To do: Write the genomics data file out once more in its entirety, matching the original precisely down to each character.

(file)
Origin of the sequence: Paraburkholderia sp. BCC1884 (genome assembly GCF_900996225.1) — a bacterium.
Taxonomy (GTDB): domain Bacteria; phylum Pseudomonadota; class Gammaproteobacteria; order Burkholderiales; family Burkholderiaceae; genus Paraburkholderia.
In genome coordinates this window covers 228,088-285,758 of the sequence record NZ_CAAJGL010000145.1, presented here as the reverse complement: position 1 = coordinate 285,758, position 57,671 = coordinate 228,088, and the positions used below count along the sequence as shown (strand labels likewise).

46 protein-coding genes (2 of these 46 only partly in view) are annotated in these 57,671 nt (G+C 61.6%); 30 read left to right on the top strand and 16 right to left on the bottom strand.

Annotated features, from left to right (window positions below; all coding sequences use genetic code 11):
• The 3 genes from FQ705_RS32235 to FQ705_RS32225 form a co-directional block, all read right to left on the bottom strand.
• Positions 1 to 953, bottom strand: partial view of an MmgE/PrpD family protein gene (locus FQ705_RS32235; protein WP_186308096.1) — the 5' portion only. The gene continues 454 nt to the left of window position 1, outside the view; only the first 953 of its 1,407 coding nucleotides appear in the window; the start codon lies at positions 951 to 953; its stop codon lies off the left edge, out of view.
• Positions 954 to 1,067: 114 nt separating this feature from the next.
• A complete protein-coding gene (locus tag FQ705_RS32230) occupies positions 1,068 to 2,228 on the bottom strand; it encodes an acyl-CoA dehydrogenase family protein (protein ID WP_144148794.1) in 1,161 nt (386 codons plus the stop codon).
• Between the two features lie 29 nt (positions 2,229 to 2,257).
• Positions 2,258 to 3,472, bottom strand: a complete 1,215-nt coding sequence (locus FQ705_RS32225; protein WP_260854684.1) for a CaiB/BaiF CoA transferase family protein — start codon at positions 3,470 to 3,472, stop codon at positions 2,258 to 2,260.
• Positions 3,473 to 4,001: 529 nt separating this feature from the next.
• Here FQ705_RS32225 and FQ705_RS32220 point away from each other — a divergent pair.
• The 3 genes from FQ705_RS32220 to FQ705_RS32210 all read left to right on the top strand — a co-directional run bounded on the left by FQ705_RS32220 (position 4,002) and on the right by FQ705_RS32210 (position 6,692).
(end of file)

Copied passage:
Origin of the sequence: Paraburkholderia sp. BCC1884 (genome assembly GCF_900996225.1) — a bacterium.
Taxonomy (GTDB): domain Bacteria; phylum Pseudomonadota; class Gammaproteobacteria; order Burkholderiales; family Burkholderiaceae; genus Paraburkholderia.
In genome coordinates this window covers 228,088-285,758 of the sequence record NZ_CAAJGL010000145.1, presented here as the reverse complement: position 1 = coordinate 285,758, position 57,671 = coordinate 228,088, and the positions used below count along the sequence as shown (strand labels likewise).

46 protein-coding genes (2 of these 46 only partly in view) are annotated in these 57,671 nt (G+C 61.6%); 30 read left to right on the top strand and 16 right to left on the bottom strand.

Annotated features, from left to right (window positions below; all coding sequences use genetic code 11):
• The 3 genes from FQ705_RS32235 to FQ705_RS32225 form a co-directional block, all read right to left on the bottom strand.
• Positions 1 to 953, bottom strand: partial view of an MmgE/PrpD family protein gene (locus FQ705_RS32235; protein WP_186308096.1) — the 5' portion only. The gene continues 454 nt to the left of window position 1, outside the view; only the first 953 of its 1,407 coding nucleotides appear in the window; the start codon lies at positions 951 to 953; its stop codon lies off the left edge, out of view.
• Positions 954 to 1,067: 114 nt separating this feature from the next.
• A complete protein-coding gene (locus tag FQ705_RS32230) occupies positions 1,068 to 2,228 on the bottom strand; it encodes an acyl-CoA dehydrogenase family protein (protein ID WP_144148794.1) in 1,161 nt (386 codons plus the stop codon).
• Between the two features lie 29 nt (positions 2,229 to 2,257).
• Positions 2,258 to 3,472, bottom strand: a complete 1,215-nt coding sequence (locus FQ705_RS32225; protein WP_260854684.1) for a CaiB/BaiF CoA transferase family protein — start codon at positions 3,470 to 3,472, stop codon at positions 2,258 to 2,260.
• Positions 3,473 to 4,001: 529 nt separating this feature from the next.
• Here FQ705_RS32225 and FQ705_RS32220 point away from each other — a divergent pair.
• The 3 genes from FQ705_RS32220 to FQ705_RS32210 all read left to right on the top strand — a co-directional run bounded on the left by FQ705_RS32220 (position 4,002) and on the right by FQ705_RS32210 (position 6,692).